Blake Shelton, Texoma Shore | Album Review
Blake Shelton returns with a consistent, enjoyable studio album with ‘Texoma Shore.’ His voice and personality shines through.
Country musician and entertainer extraordinaire Blake Shelton certainly has a big personality. Understatement. This is a big part of his appeal artistically. Additionally, he has a great voice, perfectly suited for country music. All this considered, Shelton’s career is ‘running like a well-oiled machine.’ Texoma Shore showcases Shelton in a great place in his career. He doesn’t reinvent country music, but delivers an album that’s respectable from start to finish.
“I’ll Name the Dogs”
“I’ll Name the Dogs” kicks things off soundly. A palette of sounds, typical of the country music script, forms the backdrop. Blake Shelton, likewise, gives a sound vocal performance, painting on the backdrop like a champ. “I’ll Name the Dogs” centers on building a family, relationship, etc. The chorus is incredibly catchy – catchy enough to appeal to broader audience. All in all, it’s an enjoyable, fun listen, devoid of glaring cons.
The chill, easygoing “At the House” keeps the momentum of Texoma Shore rolling right along. The chorus is quick-paced and wordy, but endearing and infectious. For the most part, “At the House” continues to embrace country, but there are a few, slick production cues that aren’t idiomatic. Regardless, it works out well.
“Beside You Babe”
“Beside You Babe” keeps country music alive and well, but not without a dash of synth – bass synth to be precise. This sound gives the record some additional oomph, mixing seamlessly with the rhythmic guitars. The song is enjoyable, but arguably, the groove is even better. On “Why Me,” Shelton thinks about how blessed he is to have her – “You could have picked anybody / why me?” He shows incredible sincerity.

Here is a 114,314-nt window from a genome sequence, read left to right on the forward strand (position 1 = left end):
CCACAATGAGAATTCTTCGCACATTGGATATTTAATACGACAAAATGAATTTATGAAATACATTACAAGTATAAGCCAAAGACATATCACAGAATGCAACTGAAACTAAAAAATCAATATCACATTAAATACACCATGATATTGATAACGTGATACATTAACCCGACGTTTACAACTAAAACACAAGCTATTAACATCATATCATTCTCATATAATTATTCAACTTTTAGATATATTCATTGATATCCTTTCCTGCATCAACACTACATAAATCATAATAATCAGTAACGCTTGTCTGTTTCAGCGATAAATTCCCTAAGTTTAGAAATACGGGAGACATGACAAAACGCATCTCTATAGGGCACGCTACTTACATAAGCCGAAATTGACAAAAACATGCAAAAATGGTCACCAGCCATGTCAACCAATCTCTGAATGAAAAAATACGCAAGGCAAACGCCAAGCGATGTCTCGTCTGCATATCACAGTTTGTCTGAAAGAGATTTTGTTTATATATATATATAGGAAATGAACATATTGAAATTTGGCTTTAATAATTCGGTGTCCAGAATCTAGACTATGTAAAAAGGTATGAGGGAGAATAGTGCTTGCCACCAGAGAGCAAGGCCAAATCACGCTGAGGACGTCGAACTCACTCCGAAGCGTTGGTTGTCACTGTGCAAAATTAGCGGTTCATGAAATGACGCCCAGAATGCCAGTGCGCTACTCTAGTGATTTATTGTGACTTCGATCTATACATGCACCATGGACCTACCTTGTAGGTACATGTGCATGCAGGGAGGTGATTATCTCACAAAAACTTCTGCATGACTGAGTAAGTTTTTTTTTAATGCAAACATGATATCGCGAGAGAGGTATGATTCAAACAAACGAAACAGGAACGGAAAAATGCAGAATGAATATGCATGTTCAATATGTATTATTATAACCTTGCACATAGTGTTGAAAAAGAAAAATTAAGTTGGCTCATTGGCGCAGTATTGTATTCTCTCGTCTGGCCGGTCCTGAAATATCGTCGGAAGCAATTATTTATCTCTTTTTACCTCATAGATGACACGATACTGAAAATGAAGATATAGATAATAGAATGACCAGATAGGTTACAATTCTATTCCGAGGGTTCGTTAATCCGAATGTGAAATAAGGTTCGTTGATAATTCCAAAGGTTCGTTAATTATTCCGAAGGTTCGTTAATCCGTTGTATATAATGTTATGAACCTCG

Follow-up “Money” is the opposite. Here, Shelton amps up ridiculousness and corniness to the nth degree. Even so, this tongue-n-cheek joint has plenty of charm. Shelton exhibits such charm with playful spoken vocals, and silly lyrics. Definitely the most fun record from Texoma Shore.
“Ridin’ rubber, rent checks, livin’ on Ramen / Chappin’ our ass ’cause we can’t afford Charmin / Rockin’ that one-ply, one-ply / Shakin’ down the couch, found a buffalo nickel / Medium guitar pick, Burger King pickle / Eww, it’s kinda petrified, petrified.”
“Turnin’ Me On”
“Turnin’ Me On” is the lengthiest record, approaching the five-minute mark. Despite being a wee bit too long, it’s well-rounded. Shelton continues to flex his best attribute – his voice. Notably, it’s co-written by Shelton. Furthermore, it’s inspired by his girlfriend, Gwen Stefani.
“She’s turning me on, turning me on / Pushing my buttons like it ain’t no thing / If I’m what she wants, she gets what she wants / The neon’s buzzing when she pulls that string / Turning me on like it’s her job / Sometimes I think she must get off on / Turning me on, turning me on.”
Among the crème de la crème is “The Wave,” a thoughtful, well-penned, mid-tempo cut that shows off the sheer radiance of Shelton’s voice. The songwriting truly takes this to the next level. While it is perfect for a traditional country fan, there’s appeal behind the core fan base thanks to stellar execution. Following the excellence of “The Wave” is an arduous task. “Got the T-Shirt” plays out well, but fails to eclipse the high-flying song that precedes it. Nonetheless, Shelton benefits from beautiful, confident vocals and a catchy chorus.
Alcohol comes into play on the silly, but undeniably fun “Hangover Due.” On the chorus, Shelton paints a picture of him and his girl not knowing what the hell happened:
“Trying to piece together just what the hell happened / Looking over the crime scene / Only seeing my jeans / And a pair of your high-heeled shoes / Me and you / are hangover due.”
Still focused on alcoholic consumption, “When the Wine Wears Off” ultimately has a bigger message, best conveyed by the chorus.
“When the wine wears off / And the buzz is gone / When the room starts spinning around and ‘round / Will you still be holding on / Have we lost our minds / Or is your kiss that strong / Tell me will you still be mine / Baby when the wine wears off?”
Essentially, Shelton wonders if the love is legitimate and not just fueled by being drunk. He closes more thoughtfully on “I Lived It,” expanding on his life as a good ole country boy. This is a frequent product of country music artists, yet Shelton makes the tried-and-true as compelling as ever.
All in all, Blake Shelton delivers an enjoyable, well-rounded effort with Texoma Shore. Shelton serves up great vocals, plenty of charm and personality, and respectable songs. Texoma Shore won’t change your life, but, it’s a solid addition to the country music collection without question.
Gems: “I’ll Name the Dogs,” “At the House,” “Money,” “Turnin’ Me On,” “The Waves”